-24% -16% -14% -22% -24% -20%



7th: 14%

8th: 22%

9th: 24%


Females: 16%

Males: 24%


Of Canadian born...23%*

Non-Canadian born...15%*

...were admitted offenders


Neither parent: 24%*

Both: 18%*

Father only: 33%*

Mother only: 20%*


Other: 24%*

Step/blended family: 35%*

Single parent family: 25%*

Two parent family: 18%*


Parents never aware of whom they were with: 56%*

Parents are sometimes aware of whom they were with: 35%*

Parents are always aware of whom their children were with: 12%*


YES: 35%*

NO: 9%*


YES: 60%*

NO: 16%*

* Use with caution, results highly variable F= Too unreliable to be published NOTE: Results may not equal 100% due to rounding




It's pretty frightening for Beverly Best to imagine that one of every five youths in her community might be committing delinquent acts regularly.

"What you're going to have in Toronto, you're going to have to a smaller degree here," the deputy mayor said in a telephone interview from Salisbury, N.B.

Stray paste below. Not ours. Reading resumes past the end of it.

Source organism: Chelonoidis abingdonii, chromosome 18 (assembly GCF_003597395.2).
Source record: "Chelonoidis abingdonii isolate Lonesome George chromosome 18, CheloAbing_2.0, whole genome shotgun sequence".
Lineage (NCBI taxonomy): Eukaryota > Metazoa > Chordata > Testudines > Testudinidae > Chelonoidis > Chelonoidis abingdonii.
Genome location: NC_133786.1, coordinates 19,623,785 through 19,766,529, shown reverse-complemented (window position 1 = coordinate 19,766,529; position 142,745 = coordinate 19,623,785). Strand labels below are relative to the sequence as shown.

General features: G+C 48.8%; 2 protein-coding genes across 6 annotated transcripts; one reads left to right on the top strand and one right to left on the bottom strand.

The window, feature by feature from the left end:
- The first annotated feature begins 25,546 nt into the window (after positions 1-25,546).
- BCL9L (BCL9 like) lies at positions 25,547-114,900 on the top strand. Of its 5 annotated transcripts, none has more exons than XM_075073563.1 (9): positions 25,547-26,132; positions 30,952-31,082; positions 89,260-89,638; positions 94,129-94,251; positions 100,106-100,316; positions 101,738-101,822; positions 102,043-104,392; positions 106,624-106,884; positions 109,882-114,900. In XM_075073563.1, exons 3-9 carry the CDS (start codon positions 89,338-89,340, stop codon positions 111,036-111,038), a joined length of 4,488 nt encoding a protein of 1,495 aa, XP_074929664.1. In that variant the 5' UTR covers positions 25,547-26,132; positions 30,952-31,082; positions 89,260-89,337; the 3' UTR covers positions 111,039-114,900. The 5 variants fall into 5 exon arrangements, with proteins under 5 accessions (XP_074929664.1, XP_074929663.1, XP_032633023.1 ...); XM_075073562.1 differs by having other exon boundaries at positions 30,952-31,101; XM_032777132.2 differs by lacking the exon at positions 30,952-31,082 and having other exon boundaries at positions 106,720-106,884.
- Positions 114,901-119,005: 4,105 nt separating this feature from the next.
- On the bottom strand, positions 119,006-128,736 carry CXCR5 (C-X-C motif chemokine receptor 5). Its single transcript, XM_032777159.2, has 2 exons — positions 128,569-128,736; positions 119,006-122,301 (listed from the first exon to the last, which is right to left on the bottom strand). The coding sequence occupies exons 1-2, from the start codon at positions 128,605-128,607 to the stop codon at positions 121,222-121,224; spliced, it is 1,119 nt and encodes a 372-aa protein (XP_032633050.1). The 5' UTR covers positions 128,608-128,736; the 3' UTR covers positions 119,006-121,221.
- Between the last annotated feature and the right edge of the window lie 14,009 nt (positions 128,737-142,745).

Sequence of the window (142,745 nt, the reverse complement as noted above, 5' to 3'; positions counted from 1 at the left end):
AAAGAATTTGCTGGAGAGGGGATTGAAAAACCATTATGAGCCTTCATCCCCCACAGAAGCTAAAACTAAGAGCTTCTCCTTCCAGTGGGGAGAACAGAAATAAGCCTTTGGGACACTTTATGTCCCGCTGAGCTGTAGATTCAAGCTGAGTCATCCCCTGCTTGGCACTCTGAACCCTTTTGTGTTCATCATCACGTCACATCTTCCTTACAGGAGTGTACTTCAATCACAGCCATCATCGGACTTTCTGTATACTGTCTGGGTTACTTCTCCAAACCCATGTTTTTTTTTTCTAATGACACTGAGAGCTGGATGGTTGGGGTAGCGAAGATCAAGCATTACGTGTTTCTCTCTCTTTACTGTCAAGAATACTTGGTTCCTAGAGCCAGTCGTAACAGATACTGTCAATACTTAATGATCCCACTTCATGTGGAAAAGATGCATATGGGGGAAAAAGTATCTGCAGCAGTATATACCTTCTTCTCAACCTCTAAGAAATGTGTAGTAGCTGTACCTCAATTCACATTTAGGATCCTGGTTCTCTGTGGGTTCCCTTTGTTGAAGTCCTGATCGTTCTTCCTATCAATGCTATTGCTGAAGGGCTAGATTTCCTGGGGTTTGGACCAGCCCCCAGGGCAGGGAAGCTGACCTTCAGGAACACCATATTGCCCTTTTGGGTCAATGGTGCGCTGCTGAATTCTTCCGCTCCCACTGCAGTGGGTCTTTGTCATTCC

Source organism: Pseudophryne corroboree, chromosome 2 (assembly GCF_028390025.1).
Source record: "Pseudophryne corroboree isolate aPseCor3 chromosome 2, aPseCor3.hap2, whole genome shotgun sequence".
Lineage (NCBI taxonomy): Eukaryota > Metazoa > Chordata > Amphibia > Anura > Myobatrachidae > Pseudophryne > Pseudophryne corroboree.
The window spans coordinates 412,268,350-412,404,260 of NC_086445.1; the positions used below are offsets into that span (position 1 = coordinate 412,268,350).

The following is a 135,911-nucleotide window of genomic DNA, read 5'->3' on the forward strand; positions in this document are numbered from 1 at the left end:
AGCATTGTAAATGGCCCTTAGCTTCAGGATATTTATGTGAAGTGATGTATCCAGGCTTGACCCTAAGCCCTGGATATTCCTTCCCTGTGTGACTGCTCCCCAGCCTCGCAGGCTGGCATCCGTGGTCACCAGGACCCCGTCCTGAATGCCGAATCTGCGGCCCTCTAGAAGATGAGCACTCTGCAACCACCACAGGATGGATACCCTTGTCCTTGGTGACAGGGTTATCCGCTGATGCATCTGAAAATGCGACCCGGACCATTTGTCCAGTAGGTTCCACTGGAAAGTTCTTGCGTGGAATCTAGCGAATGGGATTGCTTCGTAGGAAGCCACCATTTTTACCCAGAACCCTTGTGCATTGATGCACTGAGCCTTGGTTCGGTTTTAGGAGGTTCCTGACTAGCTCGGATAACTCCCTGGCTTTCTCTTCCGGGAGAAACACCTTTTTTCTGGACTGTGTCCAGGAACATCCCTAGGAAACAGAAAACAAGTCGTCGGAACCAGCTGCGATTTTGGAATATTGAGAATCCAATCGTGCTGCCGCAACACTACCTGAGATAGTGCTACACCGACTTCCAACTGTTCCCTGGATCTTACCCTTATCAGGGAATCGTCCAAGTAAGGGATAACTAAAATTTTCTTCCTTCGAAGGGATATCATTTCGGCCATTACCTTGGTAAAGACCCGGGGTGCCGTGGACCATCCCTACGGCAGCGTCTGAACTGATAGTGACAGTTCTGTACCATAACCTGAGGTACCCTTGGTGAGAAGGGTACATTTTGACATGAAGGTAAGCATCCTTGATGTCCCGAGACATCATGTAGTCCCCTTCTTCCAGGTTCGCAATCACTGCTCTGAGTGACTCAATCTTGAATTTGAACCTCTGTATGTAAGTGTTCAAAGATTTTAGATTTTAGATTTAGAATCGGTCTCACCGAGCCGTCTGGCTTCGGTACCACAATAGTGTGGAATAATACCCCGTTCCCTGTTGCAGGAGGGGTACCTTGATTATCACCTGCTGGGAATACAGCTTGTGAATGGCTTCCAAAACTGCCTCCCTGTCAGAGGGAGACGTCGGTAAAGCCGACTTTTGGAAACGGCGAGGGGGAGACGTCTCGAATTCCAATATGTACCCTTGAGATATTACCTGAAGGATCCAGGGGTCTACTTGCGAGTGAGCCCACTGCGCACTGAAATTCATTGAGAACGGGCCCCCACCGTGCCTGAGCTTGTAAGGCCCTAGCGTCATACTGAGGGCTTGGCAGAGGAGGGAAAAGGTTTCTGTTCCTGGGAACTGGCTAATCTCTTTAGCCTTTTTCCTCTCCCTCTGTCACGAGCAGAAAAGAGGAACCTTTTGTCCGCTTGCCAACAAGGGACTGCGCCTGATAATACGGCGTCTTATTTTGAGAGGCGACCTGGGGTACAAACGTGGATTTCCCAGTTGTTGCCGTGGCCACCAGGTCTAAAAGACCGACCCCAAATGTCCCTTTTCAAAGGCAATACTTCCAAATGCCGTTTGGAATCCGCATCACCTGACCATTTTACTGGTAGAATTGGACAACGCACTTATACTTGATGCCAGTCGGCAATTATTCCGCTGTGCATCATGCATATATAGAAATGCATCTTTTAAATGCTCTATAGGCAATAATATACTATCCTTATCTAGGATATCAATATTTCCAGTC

Salisbury, a village of 2,000 near Moncton, nonetheless has a school as big as many in major urban centres because it handles students from a large catchment area. "We have 1,200 kids in school, so imagine one in five [a delinquent] ... you hate to think about that many students being involved," she said. "

But Ms. Best was concerned enough about youth crime to help bring in a controversial measure six years ago: Municipal officials imposed a 10 p.m. curfew for anyone 16 and under. It didn't have a marked impact on petty crime, she said, but it produced positive results. Canada's education system is "a free for all," Ms. Best said, because they "are not allowed to discipline students."

Oliver Moore